108 die in blasts near Bhutto in Karachi
108 die in blasts near Bhutto in Karachi
By PAISLEY DODDS, Associated Press Writer
18 minutes ago
A suspected suicide bomber struck Thursday night near a truck carrying former Prime Minister Benazir Bhutto on her triumphant return to Pakistan after eight years in exile. An official said 108 people were killed and many were wounded although Bhutto escaped unhurt.
Associated Press photographer B.K. Bangash at the scene said he saw between 50 and 60 dead or badly injured people. He said some of the bodies were ripped apart when the blast occurred more than 15 hours into a procession that was carrying Bhutto from the airport to the tomb of Pakistan's founding father, Mohammed Ali Jinnah, where she planned to give a speech.
"People were shouting for help but there was no one to help them out. It smelled like blood and smoke," said Bangash, who was 50 yards from Bhutto's truck when he heard a small blast just before midnight.
He went closer, and "then I saw a big explosion and dozens of people started running," he said. "It was a smaller car that was blown up. Another police van was fire."
He said the area was littered with bodies, many of them motorcyclists who were using their bikes because the roads were blocked.
The bombs exploded just after Bhutto's truck had crossed a bridge about halfway from the airport to the tomb. The truck had come to a halt between a mosque and an office block, and those traveling atop it with Bhutto climbed down, with one man jumping off. The blast shattered windows in her vehicle.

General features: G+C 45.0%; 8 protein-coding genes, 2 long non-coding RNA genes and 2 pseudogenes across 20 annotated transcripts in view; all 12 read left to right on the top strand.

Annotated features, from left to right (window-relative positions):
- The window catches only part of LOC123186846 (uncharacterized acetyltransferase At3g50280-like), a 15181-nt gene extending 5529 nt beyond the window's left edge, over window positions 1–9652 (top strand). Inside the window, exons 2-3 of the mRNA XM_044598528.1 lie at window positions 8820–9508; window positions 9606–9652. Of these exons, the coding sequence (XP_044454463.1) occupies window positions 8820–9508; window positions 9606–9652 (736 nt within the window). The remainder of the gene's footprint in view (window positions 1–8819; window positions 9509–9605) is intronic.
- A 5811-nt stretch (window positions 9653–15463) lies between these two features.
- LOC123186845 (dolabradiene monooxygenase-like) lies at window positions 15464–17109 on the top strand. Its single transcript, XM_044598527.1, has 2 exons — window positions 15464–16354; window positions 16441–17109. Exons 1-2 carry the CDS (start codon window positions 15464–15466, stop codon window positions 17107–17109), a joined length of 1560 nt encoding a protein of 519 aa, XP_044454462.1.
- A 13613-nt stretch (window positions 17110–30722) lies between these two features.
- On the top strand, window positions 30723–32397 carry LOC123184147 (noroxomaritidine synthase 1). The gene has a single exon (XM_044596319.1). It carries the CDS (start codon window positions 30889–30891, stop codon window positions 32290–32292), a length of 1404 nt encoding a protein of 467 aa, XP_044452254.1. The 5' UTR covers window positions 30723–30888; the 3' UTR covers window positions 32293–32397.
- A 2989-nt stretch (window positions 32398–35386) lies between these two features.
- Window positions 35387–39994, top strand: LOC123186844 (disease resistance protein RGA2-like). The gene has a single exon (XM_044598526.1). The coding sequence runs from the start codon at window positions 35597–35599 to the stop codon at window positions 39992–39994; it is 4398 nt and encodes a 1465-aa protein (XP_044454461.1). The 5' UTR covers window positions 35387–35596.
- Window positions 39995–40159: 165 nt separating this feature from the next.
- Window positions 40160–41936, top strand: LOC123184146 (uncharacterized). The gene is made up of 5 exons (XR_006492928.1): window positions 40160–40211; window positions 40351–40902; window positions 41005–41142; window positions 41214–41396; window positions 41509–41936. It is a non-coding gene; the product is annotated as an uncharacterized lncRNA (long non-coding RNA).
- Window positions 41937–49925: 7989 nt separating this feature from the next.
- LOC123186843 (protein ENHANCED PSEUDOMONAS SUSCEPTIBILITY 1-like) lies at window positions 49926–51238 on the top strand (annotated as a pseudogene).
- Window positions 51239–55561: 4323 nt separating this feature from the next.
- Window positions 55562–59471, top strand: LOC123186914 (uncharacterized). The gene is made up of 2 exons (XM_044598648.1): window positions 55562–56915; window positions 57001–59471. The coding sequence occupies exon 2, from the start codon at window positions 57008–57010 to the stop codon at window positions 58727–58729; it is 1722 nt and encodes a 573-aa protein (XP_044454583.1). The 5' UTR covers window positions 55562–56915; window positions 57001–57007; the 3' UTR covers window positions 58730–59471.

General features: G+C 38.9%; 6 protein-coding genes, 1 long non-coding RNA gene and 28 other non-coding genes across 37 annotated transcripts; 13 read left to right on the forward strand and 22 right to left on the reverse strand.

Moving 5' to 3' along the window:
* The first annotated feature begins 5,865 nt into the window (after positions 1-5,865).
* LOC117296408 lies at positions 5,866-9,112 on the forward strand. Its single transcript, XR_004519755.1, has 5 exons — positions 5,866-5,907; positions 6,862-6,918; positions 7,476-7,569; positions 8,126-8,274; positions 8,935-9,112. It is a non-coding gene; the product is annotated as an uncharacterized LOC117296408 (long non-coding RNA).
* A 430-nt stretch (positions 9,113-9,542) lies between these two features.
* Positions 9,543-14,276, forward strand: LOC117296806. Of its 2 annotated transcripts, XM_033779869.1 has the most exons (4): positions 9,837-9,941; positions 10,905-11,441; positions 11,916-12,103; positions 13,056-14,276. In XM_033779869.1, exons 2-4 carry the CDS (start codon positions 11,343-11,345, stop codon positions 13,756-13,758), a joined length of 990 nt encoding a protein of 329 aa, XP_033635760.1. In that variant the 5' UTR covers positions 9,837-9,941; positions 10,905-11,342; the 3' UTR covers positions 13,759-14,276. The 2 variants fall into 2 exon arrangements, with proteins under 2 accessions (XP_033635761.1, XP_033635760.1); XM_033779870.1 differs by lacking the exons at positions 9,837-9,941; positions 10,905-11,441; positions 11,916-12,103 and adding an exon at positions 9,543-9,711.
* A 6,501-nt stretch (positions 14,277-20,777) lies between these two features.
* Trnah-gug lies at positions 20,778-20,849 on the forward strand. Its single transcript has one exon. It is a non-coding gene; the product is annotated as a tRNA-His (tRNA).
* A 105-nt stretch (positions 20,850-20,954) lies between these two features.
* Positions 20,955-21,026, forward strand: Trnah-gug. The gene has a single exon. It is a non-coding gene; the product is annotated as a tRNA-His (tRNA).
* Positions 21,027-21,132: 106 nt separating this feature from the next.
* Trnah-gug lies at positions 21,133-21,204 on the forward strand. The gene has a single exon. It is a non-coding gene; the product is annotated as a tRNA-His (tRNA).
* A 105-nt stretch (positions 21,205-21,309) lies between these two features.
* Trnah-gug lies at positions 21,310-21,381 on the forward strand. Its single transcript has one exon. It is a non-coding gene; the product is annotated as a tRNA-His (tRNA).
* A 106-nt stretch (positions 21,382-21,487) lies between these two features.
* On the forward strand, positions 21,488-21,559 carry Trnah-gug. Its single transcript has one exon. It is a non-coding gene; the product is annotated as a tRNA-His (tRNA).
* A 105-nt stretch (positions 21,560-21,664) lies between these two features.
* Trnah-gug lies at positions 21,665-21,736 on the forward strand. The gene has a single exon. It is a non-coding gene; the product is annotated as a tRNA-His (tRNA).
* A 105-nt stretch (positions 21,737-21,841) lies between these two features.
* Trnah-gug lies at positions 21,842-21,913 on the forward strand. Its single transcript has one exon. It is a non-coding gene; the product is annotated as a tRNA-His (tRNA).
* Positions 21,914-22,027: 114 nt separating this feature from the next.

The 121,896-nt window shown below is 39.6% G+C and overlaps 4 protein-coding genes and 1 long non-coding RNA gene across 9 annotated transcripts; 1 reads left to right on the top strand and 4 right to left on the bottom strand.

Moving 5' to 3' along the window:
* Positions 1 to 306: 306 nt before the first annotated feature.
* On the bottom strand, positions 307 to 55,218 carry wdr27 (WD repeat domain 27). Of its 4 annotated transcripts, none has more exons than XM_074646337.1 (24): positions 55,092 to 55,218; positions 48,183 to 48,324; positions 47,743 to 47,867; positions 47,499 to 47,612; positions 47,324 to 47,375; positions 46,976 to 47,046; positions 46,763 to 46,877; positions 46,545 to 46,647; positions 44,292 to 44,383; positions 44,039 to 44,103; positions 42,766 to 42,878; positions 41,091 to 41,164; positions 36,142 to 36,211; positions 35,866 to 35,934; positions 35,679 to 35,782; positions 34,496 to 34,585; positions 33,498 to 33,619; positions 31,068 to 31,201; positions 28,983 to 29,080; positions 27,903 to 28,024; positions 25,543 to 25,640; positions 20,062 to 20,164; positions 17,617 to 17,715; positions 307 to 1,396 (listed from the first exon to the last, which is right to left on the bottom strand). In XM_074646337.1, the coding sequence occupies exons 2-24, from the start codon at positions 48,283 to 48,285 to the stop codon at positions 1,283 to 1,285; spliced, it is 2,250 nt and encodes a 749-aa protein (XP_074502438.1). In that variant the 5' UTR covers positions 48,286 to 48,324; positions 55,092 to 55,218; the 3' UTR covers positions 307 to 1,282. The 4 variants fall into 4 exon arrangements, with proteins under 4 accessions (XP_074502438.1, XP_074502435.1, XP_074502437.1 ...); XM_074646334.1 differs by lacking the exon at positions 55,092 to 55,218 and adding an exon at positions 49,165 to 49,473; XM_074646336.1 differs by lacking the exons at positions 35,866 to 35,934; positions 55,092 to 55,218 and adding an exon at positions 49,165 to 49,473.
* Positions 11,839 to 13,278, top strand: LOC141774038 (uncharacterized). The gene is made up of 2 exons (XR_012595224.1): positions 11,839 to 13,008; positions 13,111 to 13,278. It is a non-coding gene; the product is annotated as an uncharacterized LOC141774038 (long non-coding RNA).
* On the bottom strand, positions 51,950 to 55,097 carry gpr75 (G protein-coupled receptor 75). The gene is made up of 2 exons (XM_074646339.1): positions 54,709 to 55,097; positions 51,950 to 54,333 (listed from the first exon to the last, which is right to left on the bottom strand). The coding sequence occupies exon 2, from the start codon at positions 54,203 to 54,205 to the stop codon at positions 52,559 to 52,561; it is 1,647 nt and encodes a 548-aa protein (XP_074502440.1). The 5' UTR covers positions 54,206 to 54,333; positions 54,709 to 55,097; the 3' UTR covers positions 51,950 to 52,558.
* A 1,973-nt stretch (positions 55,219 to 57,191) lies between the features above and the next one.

An AP photo showed a dazed-looking Bhutto being helped away.
Bhutto is expected to seek the premiership for an unprecedented third time and partner in ruling Pakistan with U.S.-backed President Gen. Pervez Musharraf.
Police Chief Azhar Farooqi told Dawn News that Bhutto was rushed from the area under contingency plans.
"She was evacuated very safely and is now in Bilawal House," Farooqi said, referring to Bhutto's residence in Karachi.
The bloodshed dims hopes that Bhutto's return could quickly bring harmony to a country laboring under military rule and wracked by the struggle between religious moderates and extremists.
It will burden Bhutto's talks with Musharraf that raised the prospect of them forming a pro-U.S. alliance after January parliamentary elections.
It could also revive speculation that Musharraf will resort to martial law if the security situation â€” or his political dominance â€” are seriously threatened.
Officials at four hospitals reported a total of 108 dead and 150 wounded.
Dr. Seemi Jamali at Jinnah Hospital said it had 34 dead from the blasts.
A man who identified himself only as Dr. Faisal at Liaqat National Hospital reported 40 killed, including a cameraman for Pakistan's ARY network and several police. Civil Hospital reported 29 dead. Two other hospitals reported a total of five dead.